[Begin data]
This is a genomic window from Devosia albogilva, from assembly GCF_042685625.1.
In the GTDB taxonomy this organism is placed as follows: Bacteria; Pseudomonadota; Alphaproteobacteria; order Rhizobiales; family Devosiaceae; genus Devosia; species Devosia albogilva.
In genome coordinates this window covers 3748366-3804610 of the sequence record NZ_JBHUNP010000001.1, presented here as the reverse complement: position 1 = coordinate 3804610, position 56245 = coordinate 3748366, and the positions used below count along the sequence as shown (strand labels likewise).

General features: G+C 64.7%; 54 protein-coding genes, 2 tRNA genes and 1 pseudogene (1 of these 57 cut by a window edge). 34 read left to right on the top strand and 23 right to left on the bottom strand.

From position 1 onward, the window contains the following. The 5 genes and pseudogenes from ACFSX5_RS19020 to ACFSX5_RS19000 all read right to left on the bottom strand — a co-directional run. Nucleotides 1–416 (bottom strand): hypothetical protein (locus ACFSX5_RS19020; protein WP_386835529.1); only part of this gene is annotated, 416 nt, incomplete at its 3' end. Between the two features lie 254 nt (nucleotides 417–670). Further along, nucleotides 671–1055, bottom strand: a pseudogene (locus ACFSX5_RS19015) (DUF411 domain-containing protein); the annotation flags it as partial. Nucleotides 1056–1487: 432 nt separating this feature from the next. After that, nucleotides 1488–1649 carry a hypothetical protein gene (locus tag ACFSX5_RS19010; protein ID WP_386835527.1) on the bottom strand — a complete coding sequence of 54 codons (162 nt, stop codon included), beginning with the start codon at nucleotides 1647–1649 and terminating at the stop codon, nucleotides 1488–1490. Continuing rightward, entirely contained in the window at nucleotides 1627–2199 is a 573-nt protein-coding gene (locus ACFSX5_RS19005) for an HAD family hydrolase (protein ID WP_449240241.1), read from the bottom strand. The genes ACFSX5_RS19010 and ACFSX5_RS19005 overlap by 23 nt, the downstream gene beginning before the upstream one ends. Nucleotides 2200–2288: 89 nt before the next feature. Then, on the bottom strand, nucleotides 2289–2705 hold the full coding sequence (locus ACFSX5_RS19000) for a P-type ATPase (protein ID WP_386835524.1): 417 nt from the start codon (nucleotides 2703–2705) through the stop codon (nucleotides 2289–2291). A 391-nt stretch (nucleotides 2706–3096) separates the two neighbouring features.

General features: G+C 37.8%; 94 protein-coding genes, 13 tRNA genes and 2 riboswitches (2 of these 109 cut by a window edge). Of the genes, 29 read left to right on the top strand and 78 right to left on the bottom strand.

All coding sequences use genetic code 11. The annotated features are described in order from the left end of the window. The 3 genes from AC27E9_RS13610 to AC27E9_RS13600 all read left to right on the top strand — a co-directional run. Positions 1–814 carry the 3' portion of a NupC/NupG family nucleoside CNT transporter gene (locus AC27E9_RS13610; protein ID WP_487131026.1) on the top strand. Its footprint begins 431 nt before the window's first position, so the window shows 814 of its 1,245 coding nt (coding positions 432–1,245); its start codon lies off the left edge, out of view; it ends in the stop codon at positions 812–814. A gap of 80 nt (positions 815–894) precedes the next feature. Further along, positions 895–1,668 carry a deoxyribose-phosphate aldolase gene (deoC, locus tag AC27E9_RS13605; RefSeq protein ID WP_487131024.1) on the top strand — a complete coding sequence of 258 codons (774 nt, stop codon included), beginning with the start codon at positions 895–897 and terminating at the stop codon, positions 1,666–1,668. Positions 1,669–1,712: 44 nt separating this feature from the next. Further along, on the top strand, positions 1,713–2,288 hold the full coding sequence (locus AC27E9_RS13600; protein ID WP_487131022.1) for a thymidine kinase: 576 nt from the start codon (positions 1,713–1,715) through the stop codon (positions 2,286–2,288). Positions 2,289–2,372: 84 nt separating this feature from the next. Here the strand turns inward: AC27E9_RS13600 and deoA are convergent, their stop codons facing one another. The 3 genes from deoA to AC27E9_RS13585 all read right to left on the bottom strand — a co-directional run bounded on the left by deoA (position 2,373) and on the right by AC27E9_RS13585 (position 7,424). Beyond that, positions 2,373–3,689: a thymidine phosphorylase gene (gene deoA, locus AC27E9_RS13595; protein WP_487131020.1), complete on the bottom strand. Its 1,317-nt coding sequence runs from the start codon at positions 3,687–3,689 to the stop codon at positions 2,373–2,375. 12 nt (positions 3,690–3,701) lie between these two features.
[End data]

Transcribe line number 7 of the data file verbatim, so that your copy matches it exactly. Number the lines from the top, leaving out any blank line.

All coding sequences use genetic code 11. The annotated features are described in order from the left end of the window. The 3 genes from AC27E9_RS13610 to AC27E9_RS13600 all read left to right on the top strand — a co-directional run. Positions 1–814 carry the 3' portion of a NupC/NupG family nucleoside CNT transporter gene (locus AC27E9_RS13610; protein ID WP_487131026.1) on the top strand. Its footprint begins 431 nt before the window's first position, so the window shows 814 of its 1,245 coding nt (coding positions 432–1,245); its start codon lies off the left edge, out of view; it ends in the stop codon at positions 812–814. A gap of 80 nt (positions 815–894) precedes the next feature. Further along, positions 895–1,668 carry a deoxyribose-phosphate aldolase gene (deoC, locus tag AC27E9_RS13605; RefSeq protein ID WP_487131024.1) on the top strand — a complete coding sequence of 258 codons (774 nt, stop codon included), beginning with the start codon at positions 895–897 and terminating at the stop codon, positions 1,666–1,668. Positions 1,669–1,712: 44 nt separating this feature from the next. Further along, on the top strand, positions 1,713–2,288 hold the full coding sequence (locus AC27E9_RS13600; protein ID WP_487131022.1) for a thymidine kinase: 576 nt from the start codon (positions 1,713–1,715) through the stop codon (positions 2,286–2,288). Positions 2,289–2,372: 84 nt separating this feature from the next. Here the strand turns inward: AC27E9_RS13600 and deoA are convergent, their stop codons facing one another. The 3 genes from deoA to AC27E9_RS13585 all read right to left on the bottom strand — a co-directional run bounded on the left by deoA (position 2,373) and on the right by AC27E9_RS13585 (position 7,424). Beyond that, positions 2,373–3,689: a thymidine phosphorylase gene (gene deoA, locus AC27E9_RS13595; protein WP_487131020.1), complete on the bottom strand. Its 1,317-nt coding sequence runs from the start codon at positions 3,687–3,689 to the stop codon at positions 2,373–2,375. 12 nt (positions 3,690–3,701) lie between these two features.